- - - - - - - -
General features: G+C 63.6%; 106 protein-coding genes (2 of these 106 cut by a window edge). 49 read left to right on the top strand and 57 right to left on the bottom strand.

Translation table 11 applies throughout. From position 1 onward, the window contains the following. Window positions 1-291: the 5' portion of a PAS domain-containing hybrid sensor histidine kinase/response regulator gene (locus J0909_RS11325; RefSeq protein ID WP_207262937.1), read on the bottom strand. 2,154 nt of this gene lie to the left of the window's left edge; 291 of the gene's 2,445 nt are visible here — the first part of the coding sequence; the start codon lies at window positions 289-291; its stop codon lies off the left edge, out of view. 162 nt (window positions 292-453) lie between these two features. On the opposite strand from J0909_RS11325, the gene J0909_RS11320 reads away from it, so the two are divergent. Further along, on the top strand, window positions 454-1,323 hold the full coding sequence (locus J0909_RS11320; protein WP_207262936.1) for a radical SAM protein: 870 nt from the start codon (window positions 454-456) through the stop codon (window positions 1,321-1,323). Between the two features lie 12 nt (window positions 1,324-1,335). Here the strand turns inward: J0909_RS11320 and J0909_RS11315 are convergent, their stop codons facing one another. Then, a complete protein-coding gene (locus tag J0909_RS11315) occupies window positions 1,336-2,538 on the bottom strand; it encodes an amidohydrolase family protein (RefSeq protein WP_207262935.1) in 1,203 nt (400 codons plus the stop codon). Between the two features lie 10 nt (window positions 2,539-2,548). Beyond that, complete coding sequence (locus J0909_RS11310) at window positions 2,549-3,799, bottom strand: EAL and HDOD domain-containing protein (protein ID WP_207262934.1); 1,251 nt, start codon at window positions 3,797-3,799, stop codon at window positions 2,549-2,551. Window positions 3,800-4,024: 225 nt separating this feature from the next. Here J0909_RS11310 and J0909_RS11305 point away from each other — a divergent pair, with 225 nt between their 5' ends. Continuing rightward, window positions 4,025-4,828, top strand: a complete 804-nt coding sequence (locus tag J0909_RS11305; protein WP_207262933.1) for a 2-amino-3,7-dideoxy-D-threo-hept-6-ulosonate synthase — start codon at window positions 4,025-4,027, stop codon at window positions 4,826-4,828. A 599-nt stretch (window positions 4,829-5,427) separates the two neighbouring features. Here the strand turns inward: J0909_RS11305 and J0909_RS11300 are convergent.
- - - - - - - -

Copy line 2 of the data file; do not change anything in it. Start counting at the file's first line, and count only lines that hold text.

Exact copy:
Translation table 11 applies throughout. From position 1 onward, the window contains the following. Window positions 1-291: the 5' portion of a PAS domain-containing hybrid sensor histidine kinase/response regulator gene (locus J0909_RS11325; RefSeq protein ID WP_207262937.1), read on the bottom strand. 2,154 nt of this gene lie to the left of the window's left edge; 291 of the gene's 2,445 nt are visible here — the first part of the coding sequence; the start codon lies at window positions 289-291; its stop codon lies off the left edge, out of view. 162 nt (window positions 292-453) lie between these two features. On the opposite strand from J0909_RS11325, the gene J0909_RS11320 reads away from it, so the two are divergent. Further along, on the top strand, window positions 454-1,323 hold the full coding sequence (locus J0909_RS11320; protein WP_207262936.1) for a radical SAM protein: 870 nt from the start codon (window positions 454-456) through the stop codon (window positions 1,321-1,323). Between the two features lie 12 nt (window positions 1,324-1,335). Here the strand turns inward: J0909_RS11320 and J0909_RS11315 are convergent, their stop codons facing one another. Then, a complete protein-coding gene (locus tag J0909_RS11315) occupies window positions 1,336-2,538 on the bottom strand; it encodes an amidohydrolase family protein (RefSeq protein WP_207262935.1) in 1,203 nt (400 codons plus the stop codon). Between the two features lie 10 nt (window positions 2,539-2,548). Beyond that, complete coding sequence (locus J0909_RS11310) at window positions 2,549-3,799, bottom strand: EAL and HDOD domain-containing protein (protein ID WP_207262934.1); 1,251 nt, start codon at window positions 3,797-3,799, stop codon at window positions 2,549-2,551. Window positions 3,800-4,024: 225 nt separating this feature from the next. Here J0909_RS11310 and J0909_RS11305 point away from each other — a divergent pair, with 225 nt between their 5' ends. Continuing rightward, window positions 4,025-4,828, top strand: a complete 804-nt coding sequence (locus tag J0909_RS11305; protein WP_207262933.1) for a 2-amino-3,7-dideoxy-D-threo-hept-6-ulosonate synthase — start codon at window positions 4,025-4,027, stop codon at window positions 4,826-4,828. A 599-nt stretch (window positions 4,829-5,427) separates the two neighbouring features. Here the strand turns inward: J0909_RS11305 and J0909_RS11300 are convergent.